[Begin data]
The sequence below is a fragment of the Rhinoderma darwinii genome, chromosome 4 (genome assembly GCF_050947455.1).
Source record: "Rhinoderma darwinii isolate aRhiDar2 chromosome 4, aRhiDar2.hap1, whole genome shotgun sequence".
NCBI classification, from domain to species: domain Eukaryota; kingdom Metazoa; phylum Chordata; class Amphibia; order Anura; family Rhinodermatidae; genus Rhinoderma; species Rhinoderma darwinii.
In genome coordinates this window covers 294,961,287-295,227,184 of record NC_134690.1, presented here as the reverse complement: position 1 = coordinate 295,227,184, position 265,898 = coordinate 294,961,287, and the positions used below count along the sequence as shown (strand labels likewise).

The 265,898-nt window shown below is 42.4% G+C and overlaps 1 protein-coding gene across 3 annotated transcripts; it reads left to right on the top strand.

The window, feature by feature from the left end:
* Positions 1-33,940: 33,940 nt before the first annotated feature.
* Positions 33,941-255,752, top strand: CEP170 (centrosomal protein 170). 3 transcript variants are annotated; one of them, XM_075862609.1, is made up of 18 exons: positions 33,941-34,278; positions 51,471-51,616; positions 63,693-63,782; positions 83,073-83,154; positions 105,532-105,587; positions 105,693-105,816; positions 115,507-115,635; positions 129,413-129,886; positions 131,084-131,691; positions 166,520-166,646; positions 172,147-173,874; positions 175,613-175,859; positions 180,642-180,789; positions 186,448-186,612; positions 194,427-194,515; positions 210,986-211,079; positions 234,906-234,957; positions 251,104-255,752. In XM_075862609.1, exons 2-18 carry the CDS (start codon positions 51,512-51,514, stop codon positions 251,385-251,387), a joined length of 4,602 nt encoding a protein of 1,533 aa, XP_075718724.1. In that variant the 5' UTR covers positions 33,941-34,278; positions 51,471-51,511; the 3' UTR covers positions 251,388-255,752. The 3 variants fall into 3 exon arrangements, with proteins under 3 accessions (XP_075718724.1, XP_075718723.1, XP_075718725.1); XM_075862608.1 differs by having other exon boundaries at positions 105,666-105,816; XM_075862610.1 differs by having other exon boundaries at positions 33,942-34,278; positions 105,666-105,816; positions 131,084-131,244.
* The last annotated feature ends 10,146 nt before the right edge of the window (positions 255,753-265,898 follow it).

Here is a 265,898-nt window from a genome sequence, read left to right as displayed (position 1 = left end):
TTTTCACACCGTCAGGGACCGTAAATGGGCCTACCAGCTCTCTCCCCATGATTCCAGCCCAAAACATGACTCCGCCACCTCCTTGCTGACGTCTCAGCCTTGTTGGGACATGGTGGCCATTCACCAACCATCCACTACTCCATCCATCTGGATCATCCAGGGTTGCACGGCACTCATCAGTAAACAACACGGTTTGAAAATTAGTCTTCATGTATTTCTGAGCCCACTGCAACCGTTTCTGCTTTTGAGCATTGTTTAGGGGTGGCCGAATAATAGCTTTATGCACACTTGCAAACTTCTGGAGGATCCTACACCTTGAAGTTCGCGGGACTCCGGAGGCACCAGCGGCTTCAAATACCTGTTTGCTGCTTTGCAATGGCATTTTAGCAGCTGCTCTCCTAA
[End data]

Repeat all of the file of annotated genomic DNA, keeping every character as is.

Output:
The sequence below is a fragment of the Rhinoderma darwinii genome, chromosome 4 (genome assembly GCF_050947455.1).
Source record: "Rhinoderma darwinii isolate aRhiDar2 chromosome 4, aRhiDar2.hap1, whole genome shotgun sequence".
NCBI classification, from domain to species: domain Eukaryota; kingdom Metazoa; phylum Chordata; class Amphibia; order Anura; family Rhinodermatidae; genus Rhinoderma; species Rhinoderma darwinii.
In genome coordinates this window covers 294,961,287-295,227,184 of record NC_134690.1, presented here as the reverse complement: position 1 = coordinate 295,227,184, position 265,898 = coordinate 294,961,287, and the positions used below count along the sequence as shown (strand labels likewise).

The 265,898-nt window shown below is 42.4% G+C and overlaps 1 protein-coding gene across 3 annotated transcripts; it reads left to right on the top strand.

The window, feature by feature from the left end:
* Positions 1-33,940: 33,940 nt before the first annotated feature.
* Positions 33,941-255,752, top strand: CEP170 (centrosomal protein 170). 3 transcript variants are annotated; one of them, XM_075862609.1, is made up of 18 exons: positions 33,941-34,278; positions 51,471-51,616; positions 63,693-63,782; positions 83,073-83,154; positions 105,532-105,587; positions 105,693-105,816; positions 115,507-115,635; positions 129,413-129,886; positions 131,084-131,691; positions 166,520-166,646; positions 172,147-173,874; positions 175,613-175,859; positions 180,642-180,789; positions 186,448-186,612; positions 194,427-194,515; positions 210,986-211,079; positions 234,906-234,957; positions 251,104-255,752. In XM_075862609.1, exons 2-18 carry the CDS (start codon positions 51,512-51,514, stop codon positions 251,385-251,387), a joined length of 4,602 nt encoding a protein of 1,533 aa, XP_075718724.1. In that variant the 5' UTR covers positions 33,941-34,278; positions 51,471-51,511; the 3' UTR covers positions 251,388-255,752. The 3 variants fall into 3 exon arrangements, with proteins under 3 accessions (XP_075718724.1, XP_075718723.1, XP_075718725.1); XM_075862608.1 differs by having other exon boundaries at positions 105,666-105,816; XM_075862610.1 differs by having other exon boundaries at positions 33,942-34,278; positions 105,666-105,816; positions 131,084-131,244.
* The last annotated feature ends 10,146 nt before the right edge of the window (positions 255,753-265,898 follow it).

Here is a 265,898-nt window from a genome sequence, read left to right as displayed (position 1 = left end):
TTTTCACACCGTCAGGGACCGTAAATGGGCCTACCAGCTCTCTCCCCATGATTCCAGCCCAAAACATGACTCCGCCACCTCCTTGCTGACGTCTCAGCCTTGTTGGGACATGGTGGCCATTCACCAACCATCCACTACTCCATCCATCTGGATCATCCAGGGTTGCACGGCACTCATCAGTAAACAACACGGTTTGAAAATTAGTCTTCATGTATTTCTGAGCCCACTGCAACCGTTTCTGCTTTTGAGCATTGTTTAGGGGTGGCCGAATAATAGCTTTATGCACACTTGCAAACTTCTGGAGGATCCTACACCTTGAAGTTCGCGGGACTCCGGAGGCACCAGCGGCTTCAAATACCTGTTTGCTGCTTTGCAATGGCATTTTAGCAGCTGCTCTCCTAA